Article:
Where candidates stand on Black Lives Matter is quickly becoming a key campaign issue in New York City’s swing districts.
Andrew Gounardes, who helped Democrats gain a majority in the State Senate when he won his southern Brooklyn seat in 2018, slammed Republicans for organizing a “Back the Blue” rally last weekend, where pro-cop protesters and anti-police-brutality counter protesters clashed in Dyker Heights.
Gounardes pointed at the vile language used by at least one pro-NYPD protester and demanded that GOP elected officials and party leaders repudiate the racist, misogynist rant.
“You are responsible for this. I call on you to denounce the ugly behavior that took place at the event you organized, and make it clear that it is never OK to threaten peaceful protesters with violence or rape,” Gounardes said in a statement to THE CITY.
In the weeks since anti-racism protests sparked by the deaths of George Floyd, Breonna Taylor, Ahmaud Arbery and others spread across the country, many local candidates have taken to the streets — some to join Black Lives Matter protesters and other to join pro-police demonstrators.
Now, where the candidates stand is quickly becoming a rallying point for Republicans being out-fundraised by Democrats as they try to take back seats in Brooklyn and Staten Island swing districts.
‘A Fraud Politician’
Gounardes’ Republican opponent, Vito Bruno, a former nightclub manager who ran for Brooklyn borough president in 2017, slammed the hateful comments captured on video. But he still supports the “Back the Blue” demonstrators, whom he joined.
“I condemn disrespectful, abusive, threatening, or insulting comments to counter-protesters, but I’m not even sure if the people involved in that specific altercation were part of our march, but it shouldn’t have happened,” said Bruno in a statement. “Some of the folks demonstrating against the police used some pretty objectionable language themselves, but we shouldn’t let one unfortunate situation erase the fact that people of all sorts of ethnic backgrounds and age groups gathered to show their support for our Police Department.”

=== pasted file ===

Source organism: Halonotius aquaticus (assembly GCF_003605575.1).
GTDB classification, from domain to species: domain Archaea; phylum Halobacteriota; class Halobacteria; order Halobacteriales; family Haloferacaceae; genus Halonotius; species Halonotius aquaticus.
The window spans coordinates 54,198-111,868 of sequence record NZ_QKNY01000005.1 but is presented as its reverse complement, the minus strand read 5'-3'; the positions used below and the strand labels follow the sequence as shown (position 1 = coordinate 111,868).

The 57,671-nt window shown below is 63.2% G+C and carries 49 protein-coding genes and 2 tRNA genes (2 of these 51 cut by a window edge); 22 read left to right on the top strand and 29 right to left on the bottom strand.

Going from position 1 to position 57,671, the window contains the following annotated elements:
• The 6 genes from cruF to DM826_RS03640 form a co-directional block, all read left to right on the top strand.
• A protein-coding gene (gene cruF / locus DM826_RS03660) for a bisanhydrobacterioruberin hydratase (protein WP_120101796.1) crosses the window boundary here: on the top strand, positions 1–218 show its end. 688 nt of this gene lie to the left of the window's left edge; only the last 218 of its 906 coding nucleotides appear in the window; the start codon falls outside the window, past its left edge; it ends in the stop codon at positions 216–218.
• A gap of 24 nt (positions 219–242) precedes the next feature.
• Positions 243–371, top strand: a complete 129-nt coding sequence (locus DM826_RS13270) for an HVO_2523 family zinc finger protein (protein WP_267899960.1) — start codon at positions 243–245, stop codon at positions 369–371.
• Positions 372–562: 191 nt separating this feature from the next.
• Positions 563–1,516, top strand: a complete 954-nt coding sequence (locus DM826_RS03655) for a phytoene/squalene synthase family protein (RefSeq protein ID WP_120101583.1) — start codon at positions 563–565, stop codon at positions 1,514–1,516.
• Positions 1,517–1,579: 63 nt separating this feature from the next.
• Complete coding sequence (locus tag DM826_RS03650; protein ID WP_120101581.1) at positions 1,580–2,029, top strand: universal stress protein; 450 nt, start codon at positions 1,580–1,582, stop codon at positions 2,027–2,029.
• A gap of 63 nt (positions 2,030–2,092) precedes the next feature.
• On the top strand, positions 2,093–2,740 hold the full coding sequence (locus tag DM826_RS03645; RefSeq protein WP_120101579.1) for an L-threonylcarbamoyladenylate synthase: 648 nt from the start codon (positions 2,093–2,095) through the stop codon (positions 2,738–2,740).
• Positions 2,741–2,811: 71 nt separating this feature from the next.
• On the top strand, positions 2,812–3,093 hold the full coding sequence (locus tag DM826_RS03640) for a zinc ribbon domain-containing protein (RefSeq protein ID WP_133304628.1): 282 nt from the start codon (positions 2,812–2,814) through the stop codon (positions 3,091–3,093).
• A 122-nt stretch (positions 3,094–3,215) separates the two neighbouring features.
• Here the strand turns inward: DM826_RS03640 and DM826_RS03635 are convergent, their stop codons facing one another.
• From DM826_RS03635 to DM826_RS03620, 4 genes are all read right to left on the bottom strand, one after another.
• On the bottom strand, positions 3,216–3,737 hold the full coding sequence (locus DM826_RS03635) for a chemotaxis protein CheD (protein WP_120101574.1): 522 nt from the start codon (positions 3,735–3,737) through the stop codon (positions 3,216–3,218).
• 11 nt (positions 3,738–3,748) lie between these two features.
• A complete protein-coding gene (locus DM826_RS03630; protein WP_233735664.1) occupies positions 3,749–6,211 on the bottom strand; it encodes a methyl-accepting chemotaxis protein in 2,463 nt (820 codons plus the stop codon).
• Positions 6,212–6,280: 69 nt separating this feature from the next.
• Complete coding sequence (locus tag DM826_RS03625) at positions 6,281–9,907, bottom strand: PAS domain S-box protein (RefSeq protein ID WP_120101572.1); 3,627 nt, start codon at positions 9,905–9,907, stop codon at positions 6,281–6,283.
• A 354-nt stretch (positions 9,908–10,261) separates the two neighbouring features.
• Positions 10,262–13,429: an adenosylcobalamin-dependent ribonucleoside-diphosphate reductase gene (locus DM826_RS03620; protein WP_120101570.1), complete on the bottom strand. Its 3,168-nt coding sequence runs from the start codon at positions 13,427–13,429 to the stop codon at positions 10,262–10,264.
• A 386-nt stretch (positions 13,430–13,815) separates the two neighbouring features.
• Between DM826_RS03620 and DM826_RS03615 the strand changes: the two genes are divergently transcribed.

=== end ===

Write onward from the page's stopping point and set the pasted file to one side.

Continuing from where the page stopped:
Earlier this year, the pushes to reopen the city and to undo bail reform served a similar role as hot-button campaign issues for GOP challengers. “It’s cutting across the political spectrum,” Brooklyn GOP Chair Ted Ghorra said.
In the city’s most competitive November House race, rated a “toss up” by Cook Political Report, Assemblymember Nicole Malliotakis (R-Staten Island/Brooklyn) has repeatedly attacked Rep. Max Rose’s (D-Staten Island/Brooklyn) for attending a Black Lives Matter march in June with his wife and newborn son.
She also attempted to tie him to the “defund the police” movement, which he has come out against: “Take action: stop Max Rose and de Blasio’s $1 billion cut to the NYPD,” a page of her campaign website declares.
Rose accused Malliotakis of being “a hypocrite” after she lauded peaceful Black Lives Matter demonstrators.
“Nicole praised the Black Lives Matter protests, calling them ‘an example for the nation,’ but now she’s pretending that never happened,” said Rose in a statement. “I believe we can pursue social justice in this country, but unlike her, I also understand the life and death decisions that our cops make everyday — and I have great respect and the deepest of gratitude for their service and sacrifice. So I’m not going to bother with nonsense from a fraud politician like her on how to support our courageous men and women in blue.”
Malliotakis called the “Back the Blue” demonstration a “nonpartisan event…to show support for the NYPD and demand law and order be restored in our city.”
Citing bail reform, plans to close Rikers Island and efforts to defund the NYPD, she dismissed Gounardes and Rose as “part of the problem.”
Money and Politics
Rallying around issues close to their base may be essential for Republicans whose campaign war chests pale in comparison to their Democratic counterparts.
As of July 1, Rose had $4.3 million to spend, compared to Malliotakis’ $956,627. Gounardes has $393,932 — 15 times the sum Bruno had cobbled together as of July 15.
In a race to retain Brooklyn’s last GOP-held seat, Michael Tannousis, a Republican and former prosecutor, has been attending pro-cop rallies on both sides of the district, which includes Staten Island.
“Never before have our men and women in blue needed the support of our community as they do now,” said Tannousis, who is running for Malliotakis’ Assembly slot.
Meanwhile, his Democratic opponent, Brandon Patterson, who has campaigned as an old-school union supporter and a moderate, has avoided the protests.
”I’ve been focusing on talking to voters directly and finding out what is driving them to the polls this November,” said Patterson, adding that voters he’s been speaking with are most concerned about economic stability and the possibility of a second COVID-19 wave.
The article was published at Black or Blue? Protest Movements Take Center Stage in Races for NYC’s Swing Seats.